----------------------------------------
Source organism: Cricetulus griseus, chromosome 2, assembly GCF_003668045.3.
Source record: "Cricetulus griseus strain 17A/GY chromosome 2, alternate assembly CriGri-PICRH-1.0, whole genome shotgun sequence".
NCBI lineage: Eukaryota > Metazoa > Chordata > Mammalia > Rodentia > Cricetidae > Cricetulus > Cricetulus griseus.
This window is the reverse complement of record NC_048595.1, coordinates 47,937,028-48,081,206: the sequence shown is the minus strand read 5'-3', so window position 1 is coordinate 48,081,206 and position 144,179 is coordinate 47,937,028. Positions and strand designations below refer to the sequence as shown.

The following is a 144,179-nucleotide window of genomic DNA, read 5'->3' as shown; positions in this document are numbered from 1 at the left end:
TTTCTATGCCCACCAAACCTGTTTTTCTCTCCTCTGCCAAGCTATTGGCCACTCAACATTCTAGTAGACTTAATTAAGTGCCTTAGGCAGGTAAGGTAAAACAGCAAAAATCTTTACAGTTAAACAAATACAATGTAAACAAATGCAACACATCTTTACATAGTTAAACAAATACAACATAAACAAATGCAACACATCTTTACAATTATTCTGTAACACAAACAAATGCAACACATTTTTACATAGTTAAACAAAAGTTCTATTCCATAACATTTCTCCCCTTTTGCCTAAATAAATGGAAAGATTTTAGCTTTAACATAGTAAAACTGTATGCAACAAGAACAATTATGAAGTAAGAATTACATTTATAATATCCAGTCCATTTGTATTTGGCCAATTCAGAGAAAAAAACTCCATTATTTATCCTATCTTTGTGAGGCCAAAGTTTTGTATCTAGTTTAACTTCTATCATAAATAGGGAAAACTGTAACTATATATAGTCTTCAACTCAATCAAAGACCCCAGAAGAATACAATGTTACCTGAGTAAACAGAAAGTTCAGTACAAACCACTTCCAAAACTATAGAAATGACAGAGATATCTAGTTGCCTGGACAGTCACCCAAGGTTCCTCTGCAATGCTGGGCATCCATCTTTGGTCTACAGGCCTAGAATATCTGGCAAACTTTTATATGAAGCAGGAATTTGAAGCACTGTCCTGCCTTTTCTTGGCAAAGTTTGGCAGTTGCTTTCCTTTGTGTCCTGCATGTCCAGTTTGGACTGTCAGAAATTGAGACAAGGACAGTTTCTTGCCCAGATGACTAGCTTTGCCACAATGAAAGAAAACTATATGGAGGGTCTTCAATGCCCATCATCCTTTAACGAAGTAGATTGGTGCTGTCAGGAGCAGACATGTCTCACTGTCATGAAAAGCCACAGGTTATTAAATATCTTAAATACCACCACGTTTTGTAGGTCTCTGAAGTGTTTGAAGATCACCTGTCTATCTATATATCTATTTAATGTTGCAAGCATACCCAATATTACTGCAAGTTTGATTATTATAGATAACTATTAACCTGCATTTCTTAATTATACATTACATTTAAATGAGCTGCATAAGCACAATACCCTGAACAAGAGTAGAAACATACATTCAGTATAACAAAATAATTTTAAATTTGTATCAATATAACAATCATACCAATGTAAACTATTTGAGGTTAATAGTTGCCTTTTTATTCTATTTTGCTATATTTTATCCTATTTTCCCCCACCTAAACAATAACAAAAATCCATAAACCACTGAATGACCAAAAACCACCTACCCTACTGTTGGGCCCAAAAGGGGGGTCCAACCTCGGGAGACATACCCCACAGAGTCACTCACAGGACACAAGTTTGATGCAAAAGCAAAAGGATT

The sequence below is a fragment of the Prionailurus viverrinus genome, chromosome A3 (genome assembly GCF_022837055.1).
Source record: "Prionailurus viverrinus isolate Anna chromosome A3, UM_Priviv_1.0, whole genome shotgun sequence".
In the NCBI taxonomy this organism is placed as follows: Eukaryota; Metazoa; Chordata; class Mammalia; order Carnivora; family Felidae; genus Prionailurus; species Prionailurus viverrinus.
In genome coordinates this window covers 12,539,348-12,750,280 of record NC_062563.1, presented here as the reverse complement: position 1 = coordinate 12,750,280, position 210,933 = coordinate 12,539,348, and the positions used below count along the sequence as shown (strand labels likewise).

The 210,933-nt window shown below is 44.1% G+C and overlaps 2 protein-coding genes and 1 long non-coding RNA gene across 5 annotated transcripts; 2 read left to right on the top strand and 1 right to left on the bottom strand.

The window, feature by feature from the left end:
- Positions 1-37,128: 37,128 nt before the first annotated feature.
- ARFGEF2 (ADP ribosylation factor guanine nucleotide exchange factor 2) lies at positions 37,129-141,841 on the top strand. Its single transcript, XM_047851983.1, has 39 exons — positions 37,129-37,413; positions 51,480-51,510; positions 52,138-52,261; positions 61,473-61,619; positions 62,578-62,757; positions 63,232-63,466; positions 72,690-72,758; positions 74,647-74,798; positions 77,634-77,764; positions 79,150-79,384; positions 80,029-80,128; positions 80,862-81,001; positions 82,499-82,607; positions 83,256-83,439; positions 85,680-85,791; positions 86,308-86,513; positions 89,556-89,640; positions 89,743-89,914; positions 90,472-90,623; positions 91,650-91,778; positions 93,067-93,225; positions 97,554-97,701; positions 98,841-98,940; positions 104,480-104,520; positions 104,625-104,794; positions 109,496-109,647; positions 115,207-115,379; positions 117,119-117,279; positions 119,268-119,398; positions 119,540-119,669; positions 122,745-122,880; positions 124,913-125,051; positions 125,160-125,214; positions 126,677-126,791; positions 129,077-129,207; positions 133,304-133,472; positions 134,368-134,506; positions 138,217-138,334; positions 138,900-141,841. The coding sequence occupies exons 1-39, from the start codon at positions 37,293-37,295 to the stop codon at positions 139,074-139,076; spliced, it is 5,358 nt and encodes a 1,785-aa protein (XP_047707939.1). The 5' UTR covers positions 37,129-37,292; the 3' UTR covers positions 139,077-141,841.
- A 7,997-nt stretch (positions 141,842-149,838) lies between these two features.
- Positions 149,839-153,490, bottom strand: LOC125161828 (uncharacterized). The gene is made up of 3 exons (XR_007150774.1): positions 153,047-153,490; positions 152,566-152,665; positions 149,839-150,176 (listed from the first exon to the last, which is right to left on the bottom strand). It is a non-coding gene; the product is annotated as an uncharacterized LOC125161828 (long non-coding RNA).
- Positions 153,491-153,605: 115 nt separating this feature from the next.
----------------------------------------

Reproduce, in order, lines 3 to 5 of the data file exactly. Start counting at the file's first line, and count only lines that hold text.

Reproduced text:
NCBI lineage: Eukaryota > Metazoa > Chordata > Mammalia > Rodentia > Cricetidae > Cricetulus > Cricetulus griseus.
This window is the reverse complement of record NC_048595.1, coordinates 47,937,028-48,081,206: the sequence shown is the minus strand read 5'-3', so window position 1 is coordinate 48,081,206 and position 144,179 is coordinate 47,937,028. Positions and strand designations below refer to the sequence as shown.

The following is a 144,179-nucleotide window of genomic DNA, read 5'->3' as shown; positions in this document are numbered from 1 at the left end: